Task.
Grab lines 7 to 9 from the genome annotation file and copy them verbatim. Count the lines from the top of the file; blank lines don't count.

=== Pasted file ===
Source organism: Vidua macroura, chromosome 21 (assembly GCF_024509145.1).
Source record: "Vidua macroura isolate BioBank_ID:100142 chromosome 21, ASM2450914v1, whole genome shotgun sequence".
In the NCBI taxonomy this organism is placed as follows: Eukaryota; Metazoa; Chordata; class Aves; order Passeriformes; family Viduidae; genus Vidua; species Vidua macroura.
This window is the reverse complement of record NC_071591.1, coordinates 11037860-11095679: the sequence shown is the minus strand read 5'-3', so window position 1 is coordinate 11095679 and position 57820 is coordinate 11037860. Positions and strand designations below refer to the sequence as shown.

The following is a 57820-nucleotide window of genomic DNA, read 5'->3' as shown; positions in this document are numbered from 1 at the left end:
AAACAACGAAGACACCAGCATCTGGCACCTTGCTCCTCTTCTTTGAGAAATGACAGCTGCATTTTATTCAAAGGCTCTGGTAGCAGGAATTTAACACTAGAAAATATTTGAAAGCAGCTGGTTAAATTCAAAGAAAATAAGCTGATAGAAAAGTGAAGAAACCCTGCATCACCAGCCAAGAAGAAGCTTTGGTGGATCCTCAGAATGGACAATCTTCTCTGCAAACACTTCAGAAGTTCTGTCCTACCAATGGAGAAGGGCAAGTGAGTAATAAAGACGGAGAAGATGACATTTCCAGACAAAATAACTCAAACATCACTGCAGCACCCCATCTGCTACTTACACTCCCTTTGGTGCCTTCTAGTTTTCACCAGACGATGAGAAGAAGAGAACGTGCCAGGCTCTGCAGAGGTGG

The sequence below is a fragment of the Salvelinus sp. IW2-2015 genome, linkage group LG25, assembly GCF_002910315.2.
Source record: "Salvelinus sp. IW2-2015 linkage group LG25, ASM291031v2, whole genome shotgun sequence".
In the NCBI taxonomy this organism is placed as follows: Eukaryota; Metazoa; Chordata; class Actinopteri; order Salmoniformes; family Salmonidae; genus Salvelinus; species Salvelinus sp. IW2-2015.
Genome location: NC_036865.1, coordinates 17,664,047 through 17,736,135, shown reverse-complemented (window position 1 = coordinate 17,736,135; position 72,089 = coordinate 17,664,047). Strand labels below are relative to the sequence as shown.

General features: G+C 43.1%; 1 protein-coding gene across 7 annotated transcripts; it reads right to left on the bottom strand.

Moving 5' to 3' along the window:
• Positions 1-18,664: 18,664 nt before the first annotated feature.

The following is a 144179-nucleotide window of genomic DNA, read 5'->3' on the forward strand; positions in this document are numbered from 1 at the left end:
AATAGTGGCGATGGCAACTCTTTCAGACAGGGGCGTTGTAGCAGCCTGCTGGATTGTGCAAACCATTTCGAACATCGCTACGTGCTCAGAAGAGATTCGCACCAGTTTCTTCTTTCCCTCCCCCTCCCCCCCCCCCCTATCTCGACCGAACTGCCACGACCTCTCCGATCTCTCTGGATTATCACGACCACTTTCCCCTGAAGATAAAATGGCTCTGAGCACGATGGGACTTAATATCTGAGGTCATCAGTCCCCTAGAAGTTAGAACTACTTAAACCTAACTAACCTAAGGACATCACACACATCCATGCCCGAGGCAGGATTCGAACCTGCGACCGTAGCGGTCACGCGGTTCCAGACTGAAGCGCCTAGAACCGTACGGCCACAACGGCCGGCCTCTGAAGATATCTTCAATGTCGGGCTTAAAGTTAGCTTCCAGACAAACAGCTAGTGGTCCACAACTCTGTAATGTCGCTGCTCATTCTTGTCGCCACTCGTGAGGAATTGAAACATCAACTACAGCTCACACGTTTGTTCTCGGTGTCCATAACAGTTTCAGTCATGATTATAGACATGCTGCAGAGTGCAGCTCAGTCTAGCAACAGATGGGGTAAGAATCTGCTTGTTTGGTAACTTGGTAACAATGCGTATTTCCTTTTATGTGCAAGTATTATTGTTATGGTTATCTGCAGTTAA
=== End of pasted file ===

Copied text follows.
The sequence below is a fragment of the Salvelinus sp. IW2-2015 genome, linkage group LG25, assembly GCF_002910315.2.
Source record: "Salvelinus sp. IW2-2015 linkage group LG25, ASM291031v2, whole genome shotgun sequence".
In the NCBI taxonomy this organism is placed as follows: Eukaryota; Metazoa; Chordata; class Actinopteri; order Salmoniformes; family Salmonidae; genus Salvelinus; species Salvelinus sp. IW2-2015.